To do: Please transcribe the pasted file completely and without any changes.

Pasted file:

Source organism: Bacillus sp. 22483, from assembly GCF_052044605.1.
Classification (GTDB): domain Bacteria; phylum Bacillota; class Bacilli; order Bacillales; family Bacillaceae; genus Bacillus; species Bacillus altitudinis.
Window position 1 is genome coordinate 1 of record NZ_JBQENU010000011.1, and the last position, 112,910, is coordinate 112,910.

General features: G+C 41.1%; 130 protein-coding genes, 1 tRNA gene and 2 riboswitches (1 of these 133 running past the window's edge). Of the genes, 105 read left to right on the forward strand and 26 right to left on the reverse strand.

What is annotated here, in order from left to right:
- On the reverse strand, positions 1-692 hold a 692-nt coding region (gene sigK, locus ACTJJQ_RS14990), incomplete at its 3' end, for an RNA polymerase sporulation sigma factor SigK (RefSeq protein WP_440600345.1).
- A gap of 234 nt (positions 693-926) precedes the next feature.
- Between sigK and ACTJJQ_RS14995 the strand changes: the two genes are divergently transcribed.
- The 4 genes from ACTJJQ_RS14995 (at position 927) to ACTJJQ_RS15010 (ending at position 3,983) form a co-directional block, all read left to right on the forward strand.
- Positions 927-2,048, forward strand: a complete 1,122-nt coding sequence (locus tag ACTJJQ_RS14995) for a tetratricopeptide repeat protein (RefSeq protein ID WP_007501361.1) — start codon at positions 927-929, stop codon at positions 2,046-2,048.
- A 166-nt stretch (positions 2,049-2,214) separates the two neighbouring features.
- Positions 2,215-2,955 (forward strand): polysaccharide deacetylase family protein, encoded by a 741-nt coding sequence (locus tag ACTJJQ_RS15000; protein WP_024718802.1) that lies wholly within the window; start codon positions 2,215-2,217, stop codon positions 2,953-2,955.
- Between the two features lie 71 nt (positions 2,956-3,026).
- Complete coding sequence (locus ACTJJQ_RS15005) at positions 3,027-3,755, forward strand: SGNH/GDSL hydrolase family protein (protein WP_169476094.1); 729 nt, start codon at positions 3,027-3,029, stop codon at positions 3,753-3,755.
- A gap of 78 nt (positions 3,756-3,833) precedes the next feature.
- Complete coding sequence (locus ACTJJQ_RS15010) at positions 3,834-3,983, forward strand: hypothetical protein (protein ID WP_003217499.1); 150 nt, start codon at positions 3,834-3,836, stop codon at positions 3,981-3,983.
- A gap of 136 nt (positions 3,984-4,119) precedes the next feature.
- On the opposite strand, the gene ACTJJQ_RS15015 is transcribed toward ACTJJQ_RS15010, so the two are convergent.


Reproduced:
Source organism: Bacillus sp. 22483, from assembly GCF_052044605.1.
Classification (GTDB): domain Bacteria; phylum Bacillota; class Bacilli; order Bacillales; family Bacillaceae; genus Bacillus; species Bacillus altitudinis.
Window position 1 is genome coordinate 1 of record NZ_JBQENU010000011.1, and the last position, 112,910, is coordinate 112,910.

General features: G+C 41.1%; 130 protein-coding genes, 1 tRNA gene and 2 riboswitches (1 of these 133 running past the window's edge). Of the genes, 105 read left to right on the forward strand and 26 right to left on the reverse strand.

What is annotated here, in order from left to right:
- On the reverse strand, positions 1-692 hold a 692-nt coding region (gene sigK, locus ACTJJQ_RS14990), incomplete at its 3' end, for an RNA polymerase sporulation sigma factor SigK (RefSeq protein WP_440600345.1).
- A gap of 234 nt (positions 693-926) precedes the next feature.
- Between sigK and ACTJJQ_RS14995 the strand changes: the two genes are divergently transcribed.
- The 4 genes from ACTJJQ_RS14995 (at position 927) to ACTJJQ_RS15010 (ending at position 3,983) form a co-directional block, all read left to right on the forward strand.
- Positions 927-2,048, forward strand: a complete 1,122-nt coding sequence (locus tag ACTJJQ_RS14995) for a tetratricopeptide repeat protein (RefSeq protein ID WP_007501361.1) — start codon at positions 927-929, stop codon at positions 2,046-2,048.
- A 166-nt stretch (positions 2,049-2,214) separates the two neighbouring features.
- Positions 2,215-2,955 (forward strand): polysaccharide deacetylase family protein, encoded by a 741-nt coding sequence (locus tag ACTJJQ_RS15000; protein WP_024718802.1) that lies wholly within the window; start codon positions 2,215-2,217, stop codon positions 2,953-2,955.
- Between the two features lie 71 nt (positions 2,956-3,026).
- Complete coding sequence (locus ACTJJQ_RS15005) at positions 3,027-3,755, forward strand: SGNH/GDSL hydrolase family protein (protein WP_169476094.1); 729 nt, start codon at positions 3,027-3,029, stop codon at positions 3,753-3,755.
- A gap of 78 nt (positions 3,756-3,833) precedes the next feature.
- Complete coding sequence (locus ACTJJQ_RS15010) at positions 3,834-3,983, forward strand: hypothetical protein (protein ID WP_003217499.1); 150 nt, start codon at positions 3,834-3,836, stop codon at positions 3,981-3,983.
- A gap of 136 nt (positions 3,984-4,119) precedes the next feature.
- On the opposite strand, the gene ACTJJQ_RS15015 is transcribed toward ACTJJQ_RS15010, so the two are convergent.